Routing is a simple process of iterating through all provided routes and matching its definitions to current request URI. When a positive match is found, variable values are returned from the Route instance and are injected into the Zend_Controller_Request object for later use in the dispatcher as well as in user created controllers. On a negative match result, the next route in the chain is checked.
If you need to determine which route was matched, you can use the getCurrentRouteName() method, which will return the identifier used when registering the route with the router. If you want the actual route object, you can use getCurrentRoute().
Note: Reverse Matching
Routes are matched in reverse order so make sure your most generic routes are defined first.
Note: Returned Values
Values returned from routing come from URL parameters or user defined route defaults. These variables are later accessible through the Zend_Controller_Request::getParam() or Zend_Controller_Action::_getParam() methods.
There are three special variables which can be used in your routes - 'module', 'controller' and 'action'. These special variables are used by Zend_Controller_Dispatcher to find a controller and action to dispatch to.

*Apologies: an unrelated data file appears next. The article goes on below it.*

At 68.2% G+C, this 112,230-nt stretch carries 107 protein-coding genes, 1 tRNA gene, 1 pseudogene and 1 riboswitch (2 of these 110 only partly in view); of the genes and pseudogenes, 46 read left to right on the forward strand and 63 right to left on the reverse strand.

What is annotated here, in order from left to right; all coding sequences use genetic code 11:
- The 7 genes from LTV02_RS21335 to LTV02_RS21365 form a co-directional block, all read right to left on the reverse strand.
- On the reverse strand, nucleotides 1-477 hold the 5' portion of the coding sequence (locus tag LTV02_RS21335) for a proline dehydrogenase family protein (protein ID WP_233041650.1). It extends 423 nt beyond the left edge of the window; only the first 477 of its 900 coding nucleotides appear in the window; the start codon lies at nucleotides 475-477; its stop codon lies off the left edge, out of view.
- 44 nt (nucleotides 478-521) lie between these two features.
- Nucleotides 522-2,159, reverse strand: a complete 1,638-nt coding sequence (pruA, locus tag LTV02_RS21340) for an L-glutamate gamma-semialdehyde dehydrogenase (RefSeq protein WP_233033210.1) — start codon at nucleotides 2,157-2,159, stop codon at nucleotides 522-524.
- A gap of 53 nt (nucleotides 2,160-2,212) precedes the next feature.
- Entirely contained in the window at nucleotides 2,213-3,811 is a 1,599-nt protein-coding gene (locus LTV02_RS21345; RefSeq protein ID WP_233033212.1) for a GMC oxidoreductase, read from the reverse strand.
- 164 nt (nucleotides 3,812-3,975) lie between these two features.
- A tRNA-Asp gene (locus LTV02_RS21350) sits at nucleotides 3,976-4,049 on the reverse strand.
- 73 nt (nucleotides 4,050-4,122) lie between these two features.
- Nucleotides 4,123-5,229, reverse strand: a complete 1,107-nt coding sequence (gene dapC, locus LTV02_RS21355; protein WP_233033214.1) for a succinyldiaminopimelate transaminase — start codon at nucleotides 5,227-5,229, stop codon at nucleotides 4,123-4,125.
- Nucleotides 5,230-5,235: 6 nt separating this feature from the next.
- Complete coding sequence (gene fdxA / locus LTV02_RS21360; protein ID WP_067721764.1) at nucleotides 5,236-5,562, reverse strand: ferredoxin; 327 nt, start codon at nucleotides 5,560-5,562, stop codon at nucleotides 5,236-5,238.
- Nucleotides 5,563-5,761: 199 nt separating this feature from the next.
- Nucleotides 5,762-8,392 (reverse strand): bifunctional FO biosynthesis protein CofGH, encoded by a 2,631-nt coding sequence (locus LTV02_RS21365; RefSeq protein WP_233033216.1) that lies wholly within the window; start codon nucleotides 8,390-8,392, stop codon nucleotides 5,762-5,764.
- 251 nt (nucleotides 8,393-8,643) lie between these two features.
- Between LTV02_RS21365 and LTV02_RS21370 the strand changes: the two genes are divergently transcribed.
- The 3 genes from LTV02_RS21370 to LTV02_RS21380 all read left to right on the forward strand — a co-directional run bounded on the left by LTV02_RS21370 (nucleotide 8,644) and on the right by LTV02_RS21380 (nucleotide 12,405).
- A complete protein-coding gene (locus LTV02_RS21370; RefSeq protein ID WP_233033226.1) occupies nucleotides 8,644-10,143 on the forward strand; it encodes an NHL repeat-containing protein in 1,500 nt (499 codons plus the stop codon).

Note: Special Variables
The names of these special variables may be different if you choose to alter the defaults in Zend_Controller_Request_Http by means of the setControllerKey() and setActionKey() methods.
Zend_Controller_Router_Rewrite comes preconfigured with a default route, which will match URIs in the shape of controller/action. Additionally, a module name may be specified as the first path element, allowing URIs of the form module/controller/action. Finally, it will also match any additional parameters appended to the URI by default - controller/action/var1/value1/var2/value2.
Some examples of how such routes are matched:
The default route is simply a Zend_Controller_Router_Route_Module object stored under the name (index) of 'default' in RewriteRouter. It's created more-or-less like below:
If you do not want this particular default route in your routing schema, you may override it by creating your own 'default' route (i.e., storing it under the name of 'default') or removing it altogether by using removeDefaultRoutes():
The rewrite router can be used in subdirectories (e.g., http://domain.com/user/application-root/) in which case the base URL of the application (/user/application-root) should be automatically detected by Zend_Controller_Request_Http and used accordingly.
Should the base URL be detected incorrectly you can override it with your own base path by using Zend_Controller_Request_Http and calling the setBaseUrl() method (see Base URL and Subdirectories):
You can set global parameters in a router which are automatically supplied to a route when assembling through setGlobalParam(). If a global parameter is set but also given to the assemble method directly, the user parameter overrides the global parameter. You can set a global parameter this way: